Dear Downingtown Middle School Families,
On social media, the Paqui one chip challenge has once again become popular (picture attached). Other companies have jumped on the “ghost pepper” powder challenges. One example is Lil Nitro Gummy Bears. These are “food products” (we use that term loosely) infused or dusted with incredibly hot peppers. These items are equal in strength to pepper spray (true story). They are widely available at convenience stores. Influencers on social media record themselves eating these things and millions of people watch them suffer the ill effects.
Over the past week or so, we’ve had an uptick of students bringing these items to school and eating them at lunch so their friends can watch. The students who use the glove to handle the chip that comes in the box suffer the least. Some vomit. Most wind up at the nurse. All will likely suffer the gastrointestinal effects later.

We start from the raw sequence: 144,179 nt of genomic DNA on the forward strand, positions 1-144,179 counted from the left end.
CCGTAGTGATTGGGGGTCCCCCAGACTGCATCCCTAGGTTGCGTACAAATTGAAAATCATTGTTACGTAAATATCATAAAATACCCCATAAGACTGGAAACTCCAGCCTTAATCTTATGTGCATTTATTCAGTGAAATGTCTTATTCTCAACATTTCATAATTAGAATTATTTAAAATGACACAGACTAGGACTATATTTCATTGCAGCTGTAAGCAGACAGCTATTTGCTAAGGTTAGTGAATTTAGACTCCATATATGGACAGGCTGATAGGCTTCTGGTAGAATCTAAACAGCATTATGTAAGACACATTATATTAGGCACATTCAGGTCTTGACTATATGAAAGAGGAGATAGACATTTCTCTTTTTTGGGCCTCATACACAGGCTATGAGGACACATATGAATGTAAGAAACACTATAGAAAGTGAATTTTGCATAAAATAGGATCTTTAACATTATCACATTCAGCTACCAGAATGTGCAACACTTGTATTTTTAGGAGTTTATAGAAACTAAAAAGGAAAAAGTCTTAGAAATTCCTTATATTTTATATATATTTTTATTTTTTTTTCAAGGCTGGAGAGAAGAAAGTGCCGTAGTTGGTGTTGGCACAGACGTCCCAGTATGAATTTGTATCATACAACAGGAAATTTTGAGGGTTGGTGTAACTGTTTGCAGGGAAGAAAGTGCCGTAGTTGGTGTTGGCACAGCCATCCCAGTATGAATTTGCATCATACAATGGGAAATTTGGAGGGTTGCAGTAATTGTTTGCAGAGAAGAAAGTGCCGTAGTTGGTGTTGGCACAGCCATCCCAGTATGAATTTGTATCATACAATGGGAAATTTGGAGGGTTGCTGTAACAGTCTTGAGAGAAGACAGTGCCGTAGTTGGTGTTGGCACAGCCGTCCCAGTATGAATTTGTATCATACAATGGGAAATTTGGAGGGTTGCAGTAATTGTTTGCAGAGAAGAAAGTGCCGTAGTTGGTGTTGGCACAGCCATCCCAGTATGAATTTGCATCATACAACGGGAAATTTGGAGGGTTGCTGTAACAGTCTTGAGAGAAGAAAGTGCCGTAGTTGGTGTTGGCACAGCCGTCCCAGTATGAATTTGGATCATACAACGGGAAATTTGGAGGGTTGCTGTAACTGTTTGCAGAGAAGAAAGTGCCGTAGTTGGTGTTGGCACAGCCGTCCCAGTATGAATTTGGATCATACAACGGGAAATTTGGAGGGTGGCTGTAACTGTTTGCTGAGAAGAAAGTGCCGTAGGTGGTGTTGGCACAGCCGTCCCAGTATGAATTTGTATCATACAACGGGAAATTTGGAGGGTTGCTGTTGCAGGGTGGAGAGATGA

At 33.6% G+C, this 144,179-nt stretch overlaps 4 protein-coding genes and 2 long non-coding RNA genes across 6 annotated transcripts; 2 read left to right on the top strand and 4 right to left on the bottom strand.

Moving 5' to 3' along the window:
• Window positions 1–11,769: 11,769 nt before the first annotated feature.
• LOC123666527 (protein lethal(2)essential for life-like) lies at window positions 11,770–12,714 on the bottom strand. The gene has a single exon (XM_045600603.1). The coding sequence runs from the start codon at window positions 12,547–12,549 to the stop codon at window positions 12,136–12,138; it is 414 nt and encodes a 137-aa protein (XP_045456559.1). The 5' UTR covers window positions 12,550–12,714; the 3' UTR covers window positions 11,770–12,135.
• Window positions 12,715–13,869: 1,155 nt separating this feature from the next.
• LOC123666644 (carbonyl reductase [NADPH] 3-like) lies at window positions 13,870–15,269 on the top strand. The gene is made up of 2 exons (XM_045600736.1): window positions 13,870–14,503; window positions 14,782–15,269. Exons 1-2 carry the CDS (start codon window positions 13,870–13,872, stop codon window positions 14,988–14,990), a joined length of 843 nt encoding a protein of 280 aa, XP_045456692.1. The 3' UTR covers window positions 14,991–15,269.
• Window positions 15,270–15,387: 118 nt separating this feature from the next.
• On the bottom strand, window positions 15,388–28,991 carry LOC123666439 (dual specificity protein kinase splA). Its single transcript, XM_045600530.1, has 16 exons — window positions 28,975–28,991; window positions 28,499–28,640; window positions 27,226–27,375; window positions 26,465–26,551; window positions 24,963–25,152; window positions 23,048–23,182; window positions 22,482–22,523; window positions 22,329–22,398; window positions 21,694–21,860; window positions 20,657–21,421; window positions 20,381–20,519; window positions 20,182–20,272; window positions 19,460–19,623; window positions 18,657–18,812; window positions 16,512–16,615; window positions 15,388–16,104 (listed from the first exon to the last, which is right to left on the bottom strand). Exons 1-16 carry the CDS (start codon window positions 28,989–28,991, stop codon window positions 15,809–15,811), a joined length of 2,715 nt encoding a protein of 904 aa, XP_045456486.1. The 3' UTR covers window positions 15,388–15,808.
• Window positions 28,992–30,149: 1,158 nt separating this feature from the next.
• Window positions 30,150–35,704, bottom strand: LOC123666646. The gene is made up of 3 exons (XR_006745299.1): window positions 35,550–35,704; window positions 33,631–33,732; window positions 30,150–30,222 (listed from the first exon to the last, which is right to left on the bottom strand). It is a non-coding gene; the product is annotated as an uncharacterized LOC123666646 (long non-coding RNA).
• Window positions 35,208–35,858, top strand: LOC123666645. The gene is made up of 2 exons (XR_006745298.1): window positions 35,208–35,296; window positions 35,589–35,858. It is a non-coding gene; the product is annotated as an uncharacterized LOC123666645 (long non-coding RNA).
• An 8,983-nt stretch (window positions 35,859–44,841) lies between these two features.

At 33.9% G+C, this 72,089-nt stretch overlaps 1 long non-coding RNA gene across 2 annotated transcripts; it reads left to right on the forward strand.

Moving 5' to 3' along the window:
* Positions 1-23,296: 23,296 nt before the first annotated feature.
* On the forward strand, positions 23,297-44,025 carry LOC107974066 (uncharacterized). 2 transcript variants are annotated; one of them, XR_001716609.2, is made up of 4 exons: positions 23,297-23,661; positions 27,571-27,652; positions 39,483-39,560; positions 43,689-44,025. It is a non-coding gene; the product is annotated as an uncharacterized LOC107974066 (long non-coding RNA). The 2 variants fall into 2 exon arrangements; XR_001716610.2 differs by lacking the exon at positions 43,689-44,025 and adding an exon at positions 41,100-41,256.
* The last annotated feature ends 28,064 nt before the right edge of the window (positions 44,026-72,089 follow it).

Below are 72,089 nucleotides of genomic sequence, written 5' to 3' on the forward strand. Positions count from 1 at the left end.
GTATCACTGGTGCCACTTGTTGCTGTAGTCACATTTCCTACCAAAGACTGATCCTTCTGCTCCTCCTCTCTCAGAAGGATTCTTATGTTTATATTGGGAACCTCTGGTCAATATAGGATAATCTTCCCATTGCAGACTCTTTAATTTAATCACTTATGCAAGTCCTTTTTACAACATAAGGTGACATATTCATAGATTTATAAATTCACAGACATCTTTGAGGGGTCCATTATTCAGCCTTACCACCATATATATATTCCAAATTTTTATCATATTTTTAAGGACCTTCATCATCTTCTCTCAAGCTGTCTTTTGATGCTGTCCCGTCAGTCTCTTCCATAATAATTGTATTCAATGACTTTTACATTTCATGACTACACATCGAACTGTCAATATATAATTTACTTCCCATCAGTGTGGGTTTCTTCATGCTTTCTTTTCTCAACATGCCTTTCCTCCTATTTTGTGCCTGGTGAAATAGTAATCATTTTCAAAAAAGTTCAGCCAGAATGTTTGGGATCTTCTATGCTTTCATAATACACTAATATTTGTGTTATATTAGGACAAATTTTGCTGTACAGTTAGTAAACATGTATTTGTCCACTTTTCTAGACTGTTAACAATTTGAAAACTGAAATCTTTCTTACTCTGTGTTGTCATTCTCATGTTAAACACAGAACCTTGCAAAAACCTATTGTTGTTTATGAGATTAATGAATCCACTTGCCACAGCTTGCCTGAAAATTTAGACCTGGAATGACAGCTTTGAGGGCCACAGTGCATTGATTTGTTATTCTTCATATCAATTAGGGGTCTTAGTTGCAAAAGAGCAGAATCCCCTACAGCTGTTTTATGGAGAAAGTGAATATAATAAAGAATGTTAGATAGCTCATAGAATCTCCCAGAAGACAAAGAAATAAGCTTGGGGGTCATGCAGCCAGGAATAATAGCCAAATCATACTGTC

Worse, most students don’t use the glove and also pass the chip around to their friends. The hot powder gets on their hands and they inevitably touch their face…and sometimes their eyes. Those students also wind up in the nurse’s office in quite a bit of pain and discomfort.
On a normal day, the nurse’s office is busy, so the added strain of students getting sick from eating hot stuff is difficult. Therefore, for that reason, and for the common good, all Paqui hot chips, Nitro gummy bears, actual hot peppers, etc. are on the “not permitted at school list.” Additionally, these products are ridiculously expensive (one chip is between $6 and $11 at most stores).
Thank you for reading this email. It’s one that I never expected to send way back in my younger years. But here we are. Good luck out there, everyone. There’s hot chips everywhere.